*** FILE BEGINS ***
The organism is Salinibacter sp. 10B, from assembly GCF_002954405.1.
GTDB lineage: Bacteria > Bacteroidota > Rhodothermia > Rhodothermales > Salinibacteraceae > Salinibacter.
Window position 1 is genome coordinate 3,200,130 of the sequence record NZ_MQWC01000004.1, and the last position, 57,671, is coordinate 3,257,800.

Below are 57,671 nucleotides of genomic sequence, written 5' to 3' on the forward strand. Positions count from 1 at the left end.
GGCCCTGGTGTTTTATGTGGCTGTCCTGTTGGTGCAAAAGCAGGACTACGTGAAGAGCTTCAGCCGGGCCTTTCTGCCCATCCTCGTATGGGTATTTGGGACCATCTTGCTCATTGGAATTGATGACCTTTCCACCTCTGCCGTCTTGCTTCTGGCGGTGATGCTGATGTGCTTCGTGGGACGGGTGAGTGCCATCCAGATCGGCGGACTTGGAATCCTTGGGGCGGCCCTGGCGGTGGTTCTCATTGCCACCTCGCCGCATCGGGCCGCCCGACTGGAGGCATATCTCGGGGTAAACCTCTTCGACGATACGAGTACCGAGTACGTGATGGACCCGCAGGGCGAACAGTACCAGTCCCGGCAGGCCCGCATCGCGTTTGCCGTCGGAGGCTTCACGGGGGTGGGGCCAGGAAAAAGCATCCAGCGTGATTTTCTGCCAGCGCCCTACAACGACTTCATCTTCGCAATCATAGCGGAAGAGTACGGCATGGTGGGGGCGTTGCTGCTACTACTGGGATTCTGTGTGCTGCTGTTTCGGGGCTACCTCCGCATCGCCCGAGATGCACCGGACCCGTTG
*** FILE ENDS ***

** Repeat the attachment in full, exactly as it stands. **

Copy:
The organism is Salinibacter sp. 10B, from assembly GCF_002954405.1.
GTDB lineage: Bacteria > Bacteroidota > Rhodothermia > Rhodothermales > Salinibacteraceae > Salinibacter.
Window position 1 is genome coordinate 3,200,130 of the sequence record NZ_MQWC01000004.1, and the last position, 57,671, is coordinate 3,257,800.

Below are 57,671 nucleotides of genomic sequence, written 5' to 3' on the forward strand. Positions count from 1 at the left end.
GGCCCTGGTGTTTTATGTGGCTGTCCTGTTGGTGCAAAAGCAGGACTACGTGAAGAGCTTCAGCCGGGCCTTTCTGCCCATCCTCGTATGGGTATTTGGGACCATCTTGCTCATTGGAATTGATGACCTTTCCACCTCTGCCGTCTTGCTTCTGGCGGTGATGCTGATGTGCTTCGTGGGACGGGTGAGTGCCATCCAGATCGGCGGACTTGGAATCCTTGGGGCGGCCCTGGCGGTGGTTCTCATTGCCACCTCGCCGCATCGGGCCGCCCGACTGGAGGCATATCTCGGGGTAAACCTCTTCGACGATACGAGTACCGAGTACGTGATGGACCCGCAGGGCGAACAGTACCAGTCCCGGCAGGCCCGCATCGCGTTTGCCGTCGGAGGCTTCACGGGGGTGGGGCCAGGAAAAAGCATCCAGCGTGATTTTCTGCCAGCGCCCTACAACGACTTCATCTTCGCAATCATAGCGGAAGAGTACGGCATGGTGGGGGCGTTGCTGCTACTACTGGGATTCTGTGTGCTGCTGTTTCGGGGCTACCTCCGCATCGCCCGAGATGCACCGGACCCGTTG